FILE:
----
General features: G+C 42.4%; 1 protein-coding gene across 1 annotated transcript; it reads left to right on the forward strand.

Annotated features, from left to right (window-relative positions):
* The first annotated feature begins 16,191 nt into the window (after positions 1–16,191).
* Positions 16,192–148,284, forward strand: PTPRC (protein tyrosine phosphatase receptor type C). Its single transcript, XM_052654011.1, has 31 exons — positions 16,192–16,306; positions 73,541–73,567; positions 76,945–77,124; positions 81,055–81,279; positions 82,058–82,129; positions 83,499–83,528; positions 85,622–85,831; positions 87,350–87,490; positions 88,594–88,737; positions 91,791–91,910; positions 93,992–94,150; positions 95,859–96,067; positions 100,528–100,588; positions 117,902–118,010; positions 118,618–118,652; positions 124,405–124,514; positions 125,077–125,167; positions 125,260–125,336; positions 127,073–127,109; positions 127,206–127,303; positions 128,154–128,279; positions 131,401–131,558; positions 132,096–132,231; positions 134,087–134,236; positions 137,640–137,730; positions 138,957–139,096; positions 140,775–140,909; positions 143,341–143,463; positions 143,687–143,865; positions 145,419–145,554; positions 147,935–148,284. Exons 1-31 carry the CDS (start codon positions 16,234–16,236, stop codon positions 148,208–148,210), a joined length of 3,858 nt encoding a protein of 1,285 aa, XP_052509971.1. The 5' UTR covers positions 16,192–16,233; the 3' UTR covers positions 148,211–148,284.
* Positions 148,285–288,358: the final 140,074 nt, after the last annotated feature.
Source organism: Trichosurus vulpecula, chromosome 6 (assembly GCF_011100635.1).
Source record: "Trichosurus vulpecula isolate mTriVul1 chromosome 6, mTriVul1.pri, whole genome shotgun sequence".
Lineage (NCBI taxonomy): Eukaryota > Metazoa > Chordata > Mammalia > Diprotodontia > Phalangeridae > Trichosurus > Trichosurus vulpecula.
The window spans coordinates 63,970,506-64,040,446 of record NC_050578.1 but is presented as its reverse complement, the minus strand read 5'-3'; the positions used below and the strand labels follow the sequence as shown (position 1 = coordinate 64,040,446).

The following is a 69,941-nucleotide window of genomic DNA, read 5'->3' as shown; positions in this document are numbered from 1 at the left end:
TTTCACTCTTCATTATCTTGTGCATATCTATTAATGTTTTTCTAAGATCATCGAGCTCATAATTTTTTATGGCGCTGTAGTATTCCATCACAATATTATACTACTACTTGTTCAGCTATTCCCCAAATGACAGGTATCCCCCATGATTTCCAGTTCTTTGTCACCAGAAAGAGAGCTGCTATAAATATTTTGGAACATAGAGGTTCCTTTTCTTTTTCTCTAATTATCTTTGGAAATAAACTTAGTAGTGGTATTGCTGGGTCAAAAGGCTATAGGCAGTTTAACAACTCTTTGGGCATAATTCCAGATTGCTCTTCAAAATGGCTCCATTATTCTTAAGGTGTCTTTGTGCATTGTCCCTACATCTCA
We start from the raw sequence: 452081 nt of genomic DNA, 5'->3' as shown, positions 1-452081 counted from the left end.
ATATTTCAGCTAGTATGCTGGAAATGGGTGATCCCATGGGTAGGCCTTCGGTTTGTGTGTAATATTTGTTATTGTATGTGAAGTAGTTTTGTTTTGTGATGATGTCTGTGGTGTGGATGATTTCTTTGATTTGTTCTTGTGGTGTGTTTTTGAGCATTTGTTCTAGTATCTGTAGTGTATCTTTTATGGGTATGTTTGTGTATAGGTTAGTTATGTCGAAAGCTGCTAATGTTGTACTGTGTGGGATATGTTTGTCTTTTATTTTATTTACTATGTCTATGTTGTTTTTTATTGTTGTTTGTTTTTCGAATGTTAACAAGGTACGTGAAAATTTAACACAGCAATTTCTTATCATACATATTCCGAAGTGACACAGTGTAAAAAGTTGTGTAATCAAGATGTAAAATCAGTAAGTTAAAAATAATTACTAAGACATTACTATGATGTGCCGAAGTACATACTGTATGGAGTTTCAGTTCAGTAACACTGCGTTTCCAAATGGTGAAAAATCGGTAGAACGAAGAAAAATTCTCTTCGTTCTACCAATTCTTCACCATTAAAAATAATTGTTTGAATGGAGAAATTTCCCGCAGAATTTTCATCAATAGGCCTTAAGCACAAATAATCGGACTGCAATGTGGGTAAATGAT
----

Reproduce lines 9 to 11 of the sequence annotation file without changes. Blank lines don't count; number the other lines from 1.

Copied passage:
The window spans coordinates 63,970,506-64,040,446 of record NC_050578.1 but is presented as its reverse complement, the minus strand read 5'-3'; the positions used below and the strand labels follow the sequence as shown (position 1 = coordinate 64,040,446).

The following is a 69,941-nucleotide window of genomic DNA, read 5'->3' as shown; positions in this document are numbered from 1 at the left end:
TTTCACTCTTCATTATCTTGTGCATATCTATTAATGTTTTTCTAAGATCATCGAGCTCATAATTTTTTATGGCGCTGTAGTATTCCATCACAATATTATACTACTACTTGTTCAGCTATTCCCCAAATGACAGGTATCCCCCATGATTTCCAGTTCTTTGTCACCAGAAAGAGAGCTGCTATAAATATTTTGGAACATAGAGGTTCCTTTTCTTTTTCTCTAATTATCTTTGGAAATAAACTTAGTAGTGGTATTGCTGGGTCAAAAGGCTATAGGCAGTTTAACAACTCTTTGGGCATAATTCCAGATTGCTCTTCAAAATGGCTCCATTATTCTTAAGGTGTCTTTGTGCATTGTCCCTACATCTCA